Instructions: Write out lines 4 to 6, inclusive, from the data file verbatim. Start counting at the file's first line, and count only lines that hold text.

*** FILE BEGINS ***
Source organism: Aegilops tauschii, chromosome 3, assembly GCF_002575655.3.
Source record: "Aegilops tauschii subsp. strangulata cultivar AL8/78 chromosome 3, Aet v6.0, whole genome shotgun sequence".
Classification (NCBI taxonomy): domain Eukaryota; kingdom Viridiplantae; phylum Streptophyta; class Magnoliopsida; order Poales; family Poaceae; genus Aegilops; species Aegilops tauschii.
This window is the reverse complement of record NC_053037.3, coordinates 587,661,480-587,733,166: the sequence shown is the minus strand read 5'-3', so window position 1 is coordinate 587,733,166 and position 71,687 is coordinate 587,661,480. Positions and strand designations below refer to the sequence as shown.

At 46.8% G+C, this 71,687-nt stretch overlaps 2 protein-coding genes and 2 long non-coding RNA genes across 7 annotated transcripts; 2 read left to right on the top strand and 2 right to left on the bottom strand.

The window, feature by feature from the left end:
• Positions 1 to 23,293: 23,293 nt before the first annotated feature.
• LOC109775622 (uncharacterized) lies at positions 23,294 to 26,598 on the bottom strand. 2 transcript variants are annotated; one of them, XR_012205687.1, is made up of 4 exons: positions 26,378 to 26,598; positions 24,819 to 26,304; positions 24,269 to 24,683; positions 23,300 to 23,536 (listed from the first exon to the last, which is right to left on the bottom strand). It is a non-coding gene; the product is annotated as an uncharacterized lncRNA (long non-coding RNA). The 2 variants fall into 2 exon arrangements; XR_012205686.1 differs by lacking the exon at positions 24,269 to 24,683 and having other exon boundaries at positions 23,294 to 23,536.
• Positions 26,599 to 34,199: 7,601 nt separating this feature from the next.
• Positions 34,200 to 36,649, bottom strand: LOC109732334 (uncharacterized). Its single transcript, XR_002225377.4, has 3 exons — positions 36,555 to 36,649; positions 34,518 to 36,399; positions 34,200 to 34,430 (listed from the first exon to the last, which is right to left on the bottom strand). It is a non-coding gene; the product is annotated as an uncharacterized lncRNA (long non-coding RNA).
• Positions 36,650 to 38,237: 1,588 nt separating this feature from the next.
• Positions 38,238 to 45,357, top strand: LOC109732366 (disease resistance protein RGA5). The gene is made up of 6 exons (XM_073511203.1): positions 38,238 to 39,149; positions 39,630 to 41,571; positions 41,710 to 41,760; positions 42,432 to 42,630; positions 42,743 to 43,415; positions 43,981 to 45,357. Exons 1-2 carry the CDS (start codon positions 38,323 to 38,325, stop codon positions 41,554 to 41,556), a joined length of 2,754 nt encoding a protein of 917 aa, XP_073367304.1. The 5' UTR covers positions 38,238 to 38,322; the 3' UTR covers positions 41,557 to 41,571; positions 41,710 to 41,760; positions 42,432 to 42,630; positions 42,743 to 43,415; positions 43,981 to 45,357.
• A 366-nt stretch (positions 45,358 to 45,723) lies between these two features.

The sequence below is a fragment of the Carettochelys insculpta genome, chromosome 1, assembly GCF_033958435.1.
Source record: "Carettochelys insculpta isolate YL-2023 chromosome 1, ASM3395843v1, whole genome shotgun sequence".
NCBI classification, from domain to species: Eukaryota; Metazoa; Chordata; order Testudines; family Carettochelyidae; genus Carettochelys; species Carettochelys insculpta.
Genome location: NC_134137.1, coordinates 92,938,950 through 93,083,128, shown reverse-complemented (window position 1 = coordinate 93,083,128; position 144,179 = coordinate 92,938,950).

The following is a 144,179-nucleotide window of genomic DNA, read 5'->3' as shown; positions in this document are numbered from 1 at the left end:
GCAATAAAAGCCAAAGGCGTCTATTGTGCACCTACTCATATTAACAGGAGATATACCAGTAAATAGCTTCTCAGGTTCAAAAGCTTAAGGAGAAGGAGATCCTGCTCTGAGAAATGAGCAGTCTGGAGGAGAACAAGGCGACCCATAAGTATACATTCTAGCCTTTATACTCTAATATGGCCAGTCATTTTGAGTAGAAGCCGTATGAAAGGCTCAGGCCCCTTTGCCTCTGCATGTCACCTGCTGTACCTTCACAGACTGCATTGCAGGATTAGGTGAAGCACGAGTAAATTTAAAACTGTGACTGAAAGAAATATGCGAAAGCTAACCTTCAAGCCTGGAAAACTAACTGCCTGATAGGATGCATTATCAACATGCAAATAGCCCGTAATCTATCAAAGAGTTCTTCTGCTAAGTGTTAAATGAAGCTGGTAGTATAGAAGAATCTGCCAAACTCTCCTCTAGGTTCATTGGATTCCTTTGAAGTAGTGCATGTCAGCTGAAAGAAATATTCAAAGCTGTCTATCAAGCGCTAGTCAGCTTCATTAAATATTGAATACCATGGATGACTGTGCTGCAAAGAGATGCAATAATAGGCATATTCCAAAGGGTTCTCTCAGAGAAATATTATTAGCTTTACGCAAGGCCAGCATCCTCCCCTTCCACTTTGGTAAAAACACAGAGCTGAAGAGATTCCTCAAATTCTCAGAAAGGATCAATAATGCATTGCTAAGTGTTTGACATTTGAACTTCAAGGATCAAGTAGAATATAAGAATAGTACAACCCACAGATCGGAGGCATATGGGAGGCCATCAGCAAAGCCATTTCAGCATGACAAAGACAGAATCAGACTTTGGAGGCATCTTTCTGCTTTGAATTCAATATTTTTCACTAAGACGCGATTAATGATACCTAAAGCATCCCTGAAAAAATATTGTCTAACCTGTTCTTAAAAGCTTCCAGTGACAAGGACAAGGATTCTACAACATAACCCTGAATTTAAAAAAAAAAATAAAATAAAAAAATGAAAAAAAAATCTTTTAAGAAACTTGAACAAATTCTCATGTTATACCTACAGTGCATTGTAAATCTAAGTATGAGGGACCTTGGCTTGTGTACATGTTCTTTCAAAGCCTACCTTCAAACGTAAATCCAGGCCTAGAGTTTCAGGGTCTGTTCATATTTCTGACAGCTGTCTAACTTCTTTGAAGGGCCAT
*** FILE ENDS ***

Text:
This window is the reverse complement of record NC_053037.3, coordinates 587,661,480-587,733,166: the sequence shown is the minus strand read 5'-3', so window position 1 is coordinate 587,733,166 and position 71,687 is coordinate 587,661,480. Positions and strand designations below refer to the sequence as shown.

At 46.8% G+C, this 71,687-nt stretch overlaps 2 protein-coding genes and 2 long non-coding RNA genes across 7 annotated transcripts; 2 read left to right on the top strand and 2 right to left on the bottom strand.

The window, feature by feature from the left end: